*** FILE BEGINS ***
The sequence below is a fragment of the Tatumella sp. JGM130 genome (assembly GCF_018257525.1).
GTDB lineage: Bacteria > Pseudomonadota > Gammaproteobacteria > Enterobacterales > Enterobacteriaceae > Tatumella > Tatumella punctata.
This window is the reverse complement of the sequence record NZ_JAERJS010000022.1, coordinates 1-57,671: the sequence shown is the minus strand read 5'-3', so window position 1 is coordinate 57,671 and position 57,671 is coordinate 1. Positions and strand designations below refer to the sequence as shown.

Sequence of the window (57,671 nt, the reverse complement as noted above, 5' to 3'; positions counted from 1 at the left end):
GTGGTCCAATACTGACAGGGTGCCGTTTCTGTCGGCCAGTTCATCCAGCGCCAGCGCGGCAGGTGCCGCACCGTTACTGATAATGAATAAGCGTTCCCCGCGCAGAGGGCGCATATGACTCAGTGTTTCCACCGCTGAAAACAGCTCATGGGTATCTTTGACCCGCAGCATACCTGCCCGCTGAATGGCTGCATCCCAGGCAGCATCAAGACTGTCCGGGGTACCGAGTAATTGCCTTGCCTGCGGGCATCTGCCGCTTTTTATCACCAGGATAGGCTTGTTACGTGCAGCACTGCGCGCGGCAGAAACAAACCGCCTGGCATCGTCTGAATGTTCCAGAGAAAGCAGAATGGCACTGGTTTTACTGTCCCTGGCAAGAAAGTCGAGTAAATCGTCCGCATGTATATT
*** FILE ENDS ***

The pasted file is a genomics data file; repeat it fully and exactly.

The sequence below is a fragment of the Tatumella sp. JGM130 genome (assembly GCF_018257525.1).
GTDB lineage: Bacteria > Pseudomonadota > Gammaproteobacteria > Enterobacterales > Enterobacteriaceae > Tatumella > Tatumella punctata.
This window is the reverse complement of the sequence record NZ_JAERJS010000022.1, coordinates 1-57,671: the sequence shown is the minus strand read 5'-3', so window position 1 is coordinate 57,671 and position 57,671 is coordinate 1. Positions and strand designations below refer to the sequence as shown.

Sequence of the window (57,671 nt, the reverse complement as noted above, 5' to 3'; positions counted from 1 at the left end):
GTGGTCCAATACTGACAGGGTGCCGTTTCTGTCGGCCAGTTCATCCAGCGCCAGCGCGGCAGGTGCCGCACCGTTACTGATAATGAATAAGCGTTCCCCGCGCAGAGGGCGCATATGACTCAGTGTTTCCACCGCTGAAAACAGCTCATGGGTATCTTTGACCCGCAGCATACCTGCCCGCTGAATGGCTGCATCCCAGGCAGCATCAAGACTGTCCGGGGTACCGAGTAATTGCCTTGCCTGCGGGCATCTGCCGCTTTTTATCACCAGGATAGGCTTGTTACGTGCAGCACTGCGCGCGGCAGAAACAAACCGCCTGGCATCGTCTGAATGTTCCAGAGAAAGCAGAATGGCACTGGTTTTACTGTCCCTGGCAAGAAAGTCGAGTAAATCGTCCGCATGTATATT